I expect the commentary will quickly reverse itself: Those who support the deal will now applaud France for taking a brave risk for peace; those against the deal will explain French behavior in terms of the same logic. French firms have been making that kind of analysis easy by openly salivating at the the thought of the business prospects should sanctions be lifted:

Obama: Witting or Witless?

 

obamairanI was elected to end wars, not start them. – Barack Obama

The quickest way of ending a war is to lose it. – George Orwell

 A question has hung in the air since Barack Obama first moved into 1600 Pennsylvania Avenue and began his “fundamental transformation” of this country: Did he intend harm or was he merely so blinded by ideology that he could not see the damage his policies were creating? The Iran deal provides an answer.

Meanwhile in Japan…

 

1072px-Flag_of_JSDF.svgFrom today’s New York Times, the world continues to be… interesting:

TOKYO — The lower house of Japan’s Parliament passed legislation on Thursday that would give the country’s military limited powers to fight in foreign conflicts. […] The bills represent a break from the strictly defensive stance maintained by Japan in the decades since the war, under which it would fight only if directly attacked. Critics, including a majority of Japanese constitutional specialists, say the legislation violates the country’s postwar charter, which renounces war.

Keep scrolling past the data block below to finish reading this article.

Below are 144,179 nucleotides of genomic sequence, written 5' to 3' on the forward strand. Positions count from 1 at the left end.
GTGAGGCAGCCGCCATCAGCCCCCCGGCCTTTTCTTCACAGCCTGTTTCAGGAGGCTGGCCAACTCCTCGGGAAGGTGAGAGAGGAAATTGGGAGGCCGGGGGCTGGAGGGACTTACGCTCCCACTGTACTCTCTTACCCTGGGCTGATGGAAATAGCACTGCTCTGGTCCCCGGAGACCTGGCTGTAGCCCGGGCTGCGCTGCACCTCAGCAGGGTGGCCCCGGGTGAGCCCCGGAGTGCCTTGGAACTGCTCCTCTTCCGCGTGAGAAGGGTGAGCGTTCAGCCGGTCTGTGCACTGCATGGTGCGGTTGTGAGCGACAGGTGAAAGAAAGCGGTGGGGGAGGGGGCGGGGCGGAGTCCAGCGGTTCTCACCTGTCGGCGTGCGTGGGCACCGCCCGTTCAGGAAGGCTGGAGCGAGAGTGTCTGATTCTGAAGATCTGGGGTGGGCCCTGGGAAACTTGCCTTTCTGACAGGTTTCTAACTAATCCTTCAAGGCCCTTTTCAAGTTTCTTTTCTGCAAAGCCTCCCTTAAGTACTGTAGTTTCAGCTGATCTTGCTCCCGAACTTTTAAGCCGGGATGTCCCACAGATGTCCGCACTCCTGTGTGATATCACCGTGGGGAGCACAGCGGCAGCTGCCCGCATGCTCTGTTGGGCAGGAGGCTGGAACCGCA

More:

Understanding Obama’s Strategy

 

I am attempting to understand Obama’s position on Iran.  What I write below is what I think Obama and his cohorts think they are doing. I am trying to write from their perspective, so it will be sympathetic.

Obama’s Grand Strategy:
The real problem in the world is Sunni extremism.  ISIS, al-Qaeda, and all their affiliates are Sunni. Iran is the natural enemy of Sunni extremism, and is thus the natural ally of the United States. Sure, the Iranians have killed many Americans, but that is because America threatened Iran’s interests in the region. Iran’s true ambitions have always been regional. If America shows a willingness to see Iran succeed regionally and to become a protector of Shia everywhere in the region, they will no longer see the need to be hostile to the United States. An opportunity exists to cultivate Iran as an ally and make Iran a proxy in the America’s war on Sunni terror networks.